'Doctors told me I'd never walk again, but now I'm performing in six-inch heels': How music therapy helped singer Melody Gardot beat catastrophic brain damage

Richard Barber


21:27 GMT, 9 June 2012



22:05 GMT, 9 June 2012

The video for jazz singer Melody Gardot’s biggest hit, Baby I’m A Fool, features her sitting in a bath wearing nothing but bubbles to protect her modesty, and a pair of sunglasses.

You will not see the star – whose latest album, The Absence, was released last month and went to No 18 in the charts – without her shades. But for Melody, it is not a rock-star affectation.

The tinted spectacles and the elegant cane she carries, are a legacy of a road accident eight years ago that almost robbed her of the ability to walk and talk.

Walking tall: Melody, in trademark tinted glasses, battled back from serious injuries after being knocked off her bike by a car eight years ago

Walking tall: Melody, in trademark tinted glasses, battled back from serious injuries after being knocked off her bike by a car eight years ago

When she was 19, in November 2003, she was cycling at dusk near her home in Philadelphia, Pennsylvania, when she was knocked off her bike. The driver of the car that hit her had jumped a red light – with catastrophic consequences.

Melody, 27, suffered trauma to the spine, a broken pelvis, hip damage and devastating brain injuries. Her miraculous recovery is testament to her grit and the skill of her neurologist, Richard Jermyn, who hit upon the idea of using music as a form of rehabilitative therapy.

For years after the accident, Melody travelled everywhere with a physiotherapist and, strapped to her waist, a TENS machine, which releases pain-reducing electrical impulses and is sometimes used by women in childbirth.

Her sight and sound perception were affected by the brain injury. She says: ‘I couldn’t tolerate bright lights or loud sound. I still wear sunglasses most of the time. With too much sound or light, I’d fall asleep. It was my body’s way of coping.’

Recalling the accident, Melody says: ‘All I remember is two large headlights coming towards me. I was dazzled and then I was lying in the road flailing frantically but not able to feel what was happening.’

Doctors had told her she might never walk again or have children. ‘But I was determined to make the impossible possible. Not only did I learn to walk, I can handle 6in heels,’ she smiles, pointing at her stilettos.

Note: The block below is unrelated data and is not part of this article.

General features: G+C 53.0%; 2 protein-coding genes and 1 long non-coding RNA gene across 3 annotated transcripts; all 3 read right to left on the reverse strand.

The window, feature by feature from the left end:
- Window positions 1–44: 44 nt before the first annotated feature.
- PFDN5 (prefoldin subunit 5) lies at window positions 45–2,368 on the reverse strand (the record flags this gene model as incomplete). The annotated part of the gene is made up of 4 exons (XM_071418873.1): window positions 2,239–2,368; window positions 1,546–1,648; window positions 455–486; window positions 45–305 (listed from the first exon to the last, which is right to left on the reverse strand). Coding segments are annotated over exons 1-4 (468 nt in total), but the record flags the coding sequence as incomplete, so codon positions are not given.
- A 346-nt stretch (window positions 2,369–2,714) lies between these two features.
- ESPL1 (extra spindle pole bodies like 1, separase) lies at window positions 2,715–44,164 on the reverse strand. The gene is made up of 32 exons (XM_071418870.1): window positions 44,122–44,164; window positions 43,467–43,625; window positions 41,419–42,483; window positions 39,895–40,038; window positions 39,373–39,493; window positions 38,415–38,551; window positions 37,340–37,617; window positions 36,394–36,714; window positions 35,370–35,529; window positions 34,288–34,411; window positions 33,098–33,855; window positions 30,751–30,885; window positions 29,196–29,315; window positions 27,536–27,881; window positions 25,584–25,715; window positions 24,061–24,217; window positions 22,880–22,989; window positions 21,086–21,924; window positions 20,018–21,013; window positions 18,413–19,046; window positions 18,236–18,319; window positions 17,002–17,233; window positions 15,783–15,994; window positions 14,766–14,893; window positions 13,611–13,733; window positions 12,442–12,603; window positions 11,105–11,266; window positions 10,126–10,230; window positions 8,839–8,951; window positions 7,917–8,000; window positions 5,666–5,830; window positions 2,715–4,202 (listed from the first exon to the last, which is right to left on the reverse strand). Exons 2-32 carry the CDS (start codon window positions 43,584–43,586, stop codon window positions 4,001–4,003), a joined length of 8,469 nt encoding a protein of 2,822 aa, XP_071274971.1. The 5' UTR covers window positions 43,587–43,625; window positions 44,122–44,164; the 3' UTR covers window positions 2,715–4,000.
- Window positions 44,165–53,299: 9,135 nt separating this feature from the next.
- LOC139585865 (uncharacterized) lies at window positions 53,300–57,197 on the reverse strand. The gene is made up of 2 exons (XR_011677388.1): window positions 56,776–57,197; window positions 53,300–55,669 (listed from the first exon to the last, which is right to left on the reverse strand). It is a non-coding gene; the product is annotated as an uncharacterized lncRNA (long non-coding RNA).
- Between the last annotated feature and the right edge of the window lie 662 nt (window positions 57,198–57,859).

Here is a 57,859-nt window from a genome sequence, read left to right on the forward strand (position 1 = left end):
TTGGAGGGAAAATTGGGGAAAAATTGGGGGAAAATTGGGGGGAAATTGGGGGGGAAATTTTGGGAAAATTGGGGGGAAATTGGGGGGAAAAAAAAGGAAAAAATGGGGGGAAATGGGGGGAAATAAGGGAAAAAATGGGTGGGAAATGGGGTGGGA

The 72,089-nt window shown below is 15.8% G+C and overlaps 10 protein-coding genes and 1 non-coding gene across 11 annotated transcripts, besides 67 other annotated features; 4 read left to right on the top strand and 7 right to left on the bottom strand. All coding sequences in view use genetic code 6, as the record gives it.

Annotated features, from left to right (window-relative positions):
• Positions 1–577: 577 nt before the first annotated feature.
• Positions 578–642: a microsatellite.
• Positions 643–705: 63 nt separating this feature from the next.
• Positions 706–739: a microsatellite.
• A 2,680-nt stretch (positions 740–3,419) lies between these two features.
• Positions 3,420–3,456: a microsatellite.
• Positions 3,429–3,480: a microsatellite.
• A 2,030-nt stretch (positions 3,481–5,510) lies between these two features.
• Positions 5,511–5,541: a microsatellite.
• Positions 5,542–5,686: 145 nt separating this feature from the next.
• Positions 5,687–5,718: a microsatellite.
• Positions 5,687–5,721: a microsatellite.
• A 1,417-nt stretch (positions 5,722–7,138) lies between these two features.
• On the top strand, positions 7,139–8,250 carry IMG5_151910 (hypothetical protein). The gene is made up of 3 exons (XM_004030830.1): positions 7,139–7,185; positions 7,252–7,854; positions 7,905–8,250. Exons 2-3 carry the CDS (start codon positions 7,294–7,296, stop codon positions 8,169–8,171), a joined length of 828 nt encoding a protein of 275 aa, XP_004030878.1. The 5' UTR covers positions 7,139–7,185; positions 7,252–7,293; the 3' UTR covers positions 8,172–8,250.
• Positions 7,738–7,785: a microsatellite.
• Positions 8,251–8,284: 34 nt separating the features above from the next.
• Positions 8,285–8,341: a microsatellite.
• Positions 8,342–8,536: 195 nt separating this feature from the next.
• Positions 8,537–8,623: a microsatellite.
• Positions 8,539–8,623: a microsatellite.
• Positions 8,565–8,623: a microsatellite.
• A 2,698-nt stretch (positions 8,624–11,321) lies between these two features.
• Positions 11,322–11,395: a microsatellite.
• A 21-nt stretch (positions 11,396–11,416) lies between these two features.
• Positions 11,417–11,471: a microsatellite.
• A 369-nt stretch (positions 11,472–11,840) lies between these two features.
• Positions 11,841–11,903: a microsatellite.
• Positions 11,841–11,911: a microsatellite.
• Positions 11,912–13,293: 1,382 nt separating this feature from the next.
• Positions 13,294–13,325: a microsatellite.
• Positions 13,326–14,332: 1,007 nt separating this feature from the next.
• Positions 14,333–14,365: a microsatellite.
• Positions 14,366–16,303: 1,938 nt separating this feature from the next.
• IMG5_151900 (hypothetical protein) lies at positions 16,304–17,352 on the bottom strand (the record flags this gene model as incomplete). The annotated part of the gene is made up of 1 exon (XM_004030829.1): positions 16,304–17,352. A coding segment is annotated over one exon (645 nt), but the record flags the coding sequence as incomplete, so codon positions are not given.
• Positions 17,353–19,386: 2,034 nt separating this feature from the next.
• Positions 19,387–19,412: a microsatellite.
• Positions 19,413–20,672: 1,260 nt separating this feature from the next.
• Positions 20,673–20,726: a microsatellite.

The process of putting Melody back together was painstaking.

Long road to recovery: The process of putting Melody back together was painstaking

Long road to recovery: The process of putting Melody back together was painstaking

At one stage she was given an oral IQ test. ‘It wasn’t until they placed me in front of a mirror that I realised only three words in 20 coming out of my mouth were audible,’ she says.

The accident had damaged neural pathways controlling perception and higher mental function. ‘My memory – short and long-term – was shot. By the time I was able to stand in the shower, I wouldn’t know what to do. I’d wash my hair and then forget to rinse out the shampoo.

‘I had Post-It notes everywhere. It took months before I could complete a simple routine without prompting.’

She learnt to walk again in water. ‘I had to drag my legs along a submerged treadmill to strengthen them. It was hard, as I couldn’t get my brain to tell my body what to do.’

Dr Pankaj Sharma, a consultant neurologist at The London Clinic, says: ‘Either the brain will reroute and circumvent damaged neural pathways or the person will have to learn particular skills again. The younger you are, the better, because the brain won’t yet have solidified.’

Two factors assist in recovery, says Dr Sharma. One is outside stimulation through rehabilitation, the other co-operation of the patient.

‘If the person is depressed – very common after this kind of injury – recovery will be slower,’ he says.

In this respect, Melody was a model patient. ‘I never asked myself “Why me” ’ she says.

Richard Jermyn, Melody’s doctor at the University of Medicine and Dentistry of New Jersey, came up with the idea of using music to speed up her rehabilitation.

From the age of 16, she’d played in piano bars. Now, confined to her bed but able to hold a guitar, she composed her own songs and taught herself to sing. Listening to Stan Getz, she gravitated towards bossa nova rhythms. Her 2009 album, My One And Only Thrill, was a global hit.

She no longer uses a TENS machine and has given her name to a music-therapy programme in New Jersey. She has also switched to a macrobiotic diet, claiming a 30 per cent reduction in pain.

Dr Sharma is unconvinced. ‘There is little proof special diets help post-traumatic brain injury,’ he says. ‘It may be no more than a placebo effect but, if it works for her, then it works.’

Melody says: ‘I still walk a little like the Bride of Frankenstein, with a kind of pussycat swagger.’ But she has no bitterness. ‘A hardy rose can withstand the harshest winter.’

The Absence is out on Decca.